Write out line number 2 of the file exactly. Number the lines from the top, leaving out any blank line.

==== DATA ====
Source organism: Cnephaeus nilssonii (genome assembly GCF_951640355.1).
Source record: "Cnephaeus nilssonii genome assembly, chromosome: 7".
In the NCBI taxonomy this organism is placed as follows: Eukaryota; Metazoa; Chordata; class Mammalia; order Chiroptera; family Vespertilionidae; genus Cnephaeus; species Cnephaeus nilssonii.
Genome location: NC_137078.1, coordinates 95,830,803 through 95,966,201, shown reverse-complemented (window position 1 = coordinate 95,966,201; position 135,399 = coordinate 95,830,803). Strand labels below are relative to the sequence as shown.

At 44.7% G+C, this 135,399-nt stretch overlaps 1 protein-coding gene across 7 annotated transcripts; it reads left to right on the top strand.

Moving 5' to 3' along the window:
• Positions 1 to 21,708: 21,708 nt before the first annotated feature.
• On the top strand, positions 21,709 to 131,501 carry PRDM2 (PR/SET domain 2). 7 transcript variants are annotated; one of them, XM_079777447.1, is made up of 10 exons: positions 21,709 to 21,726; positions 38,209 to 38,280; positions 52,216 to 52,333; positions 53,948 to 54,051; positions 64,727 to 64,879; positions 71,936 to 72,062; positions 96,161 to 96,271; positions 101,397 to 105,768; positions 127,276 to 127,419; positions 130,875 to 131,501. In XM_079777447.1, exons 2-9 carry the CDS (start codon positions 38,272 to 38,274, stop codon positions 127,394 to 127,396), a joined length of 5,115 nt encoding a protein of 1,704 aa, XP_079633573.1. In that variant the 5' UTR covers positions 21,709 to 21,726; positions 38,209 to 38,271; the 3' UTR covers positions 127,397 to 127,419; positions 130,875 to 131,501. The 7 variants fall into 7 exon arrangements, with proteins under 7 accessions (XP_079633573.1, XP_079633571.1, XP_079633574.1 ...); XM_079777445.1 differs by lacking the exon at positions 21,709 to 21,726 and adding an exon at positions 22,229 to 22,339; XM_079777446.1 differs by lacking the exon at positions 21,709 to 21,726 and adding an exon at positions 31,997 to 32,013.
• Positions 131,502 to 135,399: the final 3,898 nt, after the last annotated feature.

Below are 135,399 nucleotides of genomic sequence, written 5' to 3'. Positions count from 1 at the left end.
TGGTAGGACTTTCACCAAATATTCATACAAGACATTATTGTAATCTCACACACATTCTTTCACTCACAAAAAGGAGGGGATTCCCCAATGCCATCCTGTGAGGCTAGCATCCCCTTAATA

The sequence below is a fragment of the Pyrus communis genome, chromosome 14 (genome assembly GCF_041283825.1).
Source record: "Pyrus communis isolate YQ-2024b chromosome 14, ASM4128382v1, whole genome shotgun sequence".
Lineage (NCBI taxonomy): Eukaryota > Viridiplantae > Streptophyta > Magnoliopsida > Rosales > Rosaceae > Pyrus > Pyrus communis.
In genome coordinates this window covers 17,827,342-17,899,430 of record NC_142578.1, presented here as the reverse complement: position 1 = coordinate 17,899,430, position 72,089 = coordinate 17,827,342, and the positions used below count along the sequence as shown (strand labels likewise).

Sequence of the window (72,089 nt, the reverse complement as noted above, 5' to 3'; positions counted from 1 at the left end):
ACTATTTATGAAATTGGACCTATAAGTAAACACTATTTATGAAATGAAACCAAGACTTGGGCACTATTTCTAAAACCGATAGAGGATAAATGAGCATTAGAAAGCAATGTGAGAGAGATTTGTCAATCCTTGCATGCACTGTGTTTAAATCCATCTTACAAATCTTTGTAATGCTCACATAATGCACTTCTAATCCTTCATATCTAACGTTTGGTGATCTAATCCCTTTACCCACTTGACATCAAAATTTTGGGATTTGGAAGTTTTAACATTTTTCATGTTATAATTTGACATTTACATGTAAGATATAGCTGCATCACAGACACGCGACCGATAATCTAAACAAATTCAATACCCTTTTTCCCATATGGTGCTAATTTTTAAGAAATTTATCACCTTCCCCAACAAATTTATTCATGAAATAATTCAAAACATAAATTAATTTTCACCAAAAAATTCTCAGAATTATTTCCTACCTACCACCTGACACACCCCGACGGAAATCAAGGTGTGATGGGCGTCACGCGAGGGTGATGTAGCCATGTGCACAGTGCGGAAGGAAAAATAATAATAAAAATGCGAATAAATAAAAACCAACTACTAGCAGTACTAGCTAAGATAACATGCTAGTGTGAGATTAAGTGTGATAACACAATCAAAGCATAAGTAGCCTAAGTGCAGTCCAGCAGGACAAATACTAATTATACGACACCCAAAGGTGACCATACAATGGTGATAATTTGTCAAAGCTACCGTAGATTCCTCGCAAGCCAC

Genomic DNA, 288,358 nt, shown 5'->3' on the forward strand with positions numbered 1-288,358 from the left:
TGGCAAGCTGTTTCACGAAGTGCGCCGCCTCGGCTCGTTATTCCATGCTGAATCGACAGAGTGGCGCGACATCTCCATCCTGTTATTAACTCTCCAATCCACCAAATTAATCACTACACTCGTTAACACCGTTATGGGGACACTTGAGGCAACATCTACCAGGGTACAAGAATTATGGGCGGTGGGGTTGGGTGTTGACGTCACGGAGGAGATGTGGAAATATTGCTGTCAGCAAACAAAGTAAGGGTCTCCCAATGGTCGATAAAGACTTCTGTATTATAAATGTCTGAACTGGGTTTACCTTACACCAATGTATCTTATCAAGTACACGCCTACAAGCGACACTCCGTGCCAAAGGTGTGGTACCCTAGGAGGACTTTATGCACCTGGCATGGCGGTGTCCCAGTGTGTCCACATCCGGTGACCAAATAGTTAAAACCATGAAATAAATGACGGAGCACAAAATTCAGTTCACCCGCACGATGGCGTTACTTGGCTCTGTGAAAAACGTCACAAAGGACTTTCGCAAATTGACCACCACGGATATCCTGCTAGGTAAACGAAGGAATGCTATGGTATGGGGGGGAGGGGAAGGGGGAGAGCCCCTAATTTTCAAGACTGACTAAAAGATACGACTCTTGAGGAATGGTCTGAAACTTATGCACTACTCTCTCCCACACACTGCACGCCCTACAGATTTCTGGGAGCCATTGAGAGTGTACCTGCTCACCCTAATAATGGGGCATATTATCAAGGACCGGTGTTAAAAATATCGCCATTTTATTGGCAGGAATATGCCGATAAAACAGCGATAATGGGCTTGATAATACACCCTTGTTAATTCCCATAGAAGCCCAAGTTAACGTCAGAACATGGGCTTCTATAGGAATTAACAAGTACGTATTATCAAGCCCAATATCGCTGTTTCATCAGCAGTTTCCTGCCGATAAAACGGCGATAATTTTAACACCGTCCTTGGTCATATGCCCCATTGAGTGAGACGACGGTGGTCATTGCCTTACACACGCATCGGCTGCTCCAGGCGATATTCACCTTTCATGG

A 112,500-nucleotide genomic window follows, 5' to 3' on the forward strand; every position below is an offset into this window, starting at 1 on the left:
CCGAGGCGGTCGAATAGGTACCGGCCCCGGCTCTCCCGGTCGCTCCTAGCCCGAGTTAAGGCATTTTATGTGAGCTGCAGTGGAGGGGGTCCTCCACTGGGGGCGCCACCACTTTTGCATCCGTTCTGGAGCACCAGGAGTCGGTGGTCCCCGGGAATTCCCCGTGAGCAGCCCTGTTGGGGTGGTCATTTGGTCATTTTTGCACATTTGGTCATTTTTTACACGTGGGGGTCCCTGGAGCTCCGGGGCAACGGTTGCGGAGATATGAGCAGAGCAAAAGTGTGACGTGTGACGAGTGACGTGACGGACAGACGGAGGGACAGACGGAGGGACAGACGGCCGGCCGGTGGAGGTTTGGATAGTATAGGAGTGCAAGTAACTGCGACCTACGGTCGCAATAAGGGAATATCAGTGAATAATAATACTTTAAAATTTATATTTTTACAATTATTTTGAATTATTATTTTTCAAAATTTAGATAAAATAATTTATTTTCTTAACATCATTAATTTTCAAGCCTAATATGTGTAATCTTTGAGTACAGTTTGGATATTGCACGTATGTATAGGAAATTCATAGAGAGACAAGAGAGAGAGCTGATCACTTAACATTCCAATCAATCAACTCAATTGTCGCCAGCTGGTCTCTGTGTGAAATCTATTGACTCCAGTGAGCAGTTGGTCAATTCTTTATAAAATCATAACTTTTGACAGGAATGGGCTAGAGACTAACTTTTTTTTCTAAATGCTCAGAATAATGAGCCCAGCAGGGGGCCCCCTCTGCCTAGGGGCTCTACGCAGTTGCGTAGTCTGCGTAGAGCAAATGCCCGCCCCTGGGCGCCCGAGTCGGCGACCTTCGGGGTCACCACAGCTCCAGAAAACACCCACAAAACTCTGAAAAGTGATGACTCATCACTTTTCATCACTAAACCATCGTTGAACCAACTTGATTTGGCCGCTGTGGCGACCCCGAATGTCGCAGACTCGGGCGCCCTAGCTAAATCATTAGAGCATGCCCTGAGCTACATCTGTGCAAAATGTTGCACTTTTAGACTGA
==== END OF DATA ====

Source record: "Cnephaeus nilssonii genome assembly, chromosome: 7".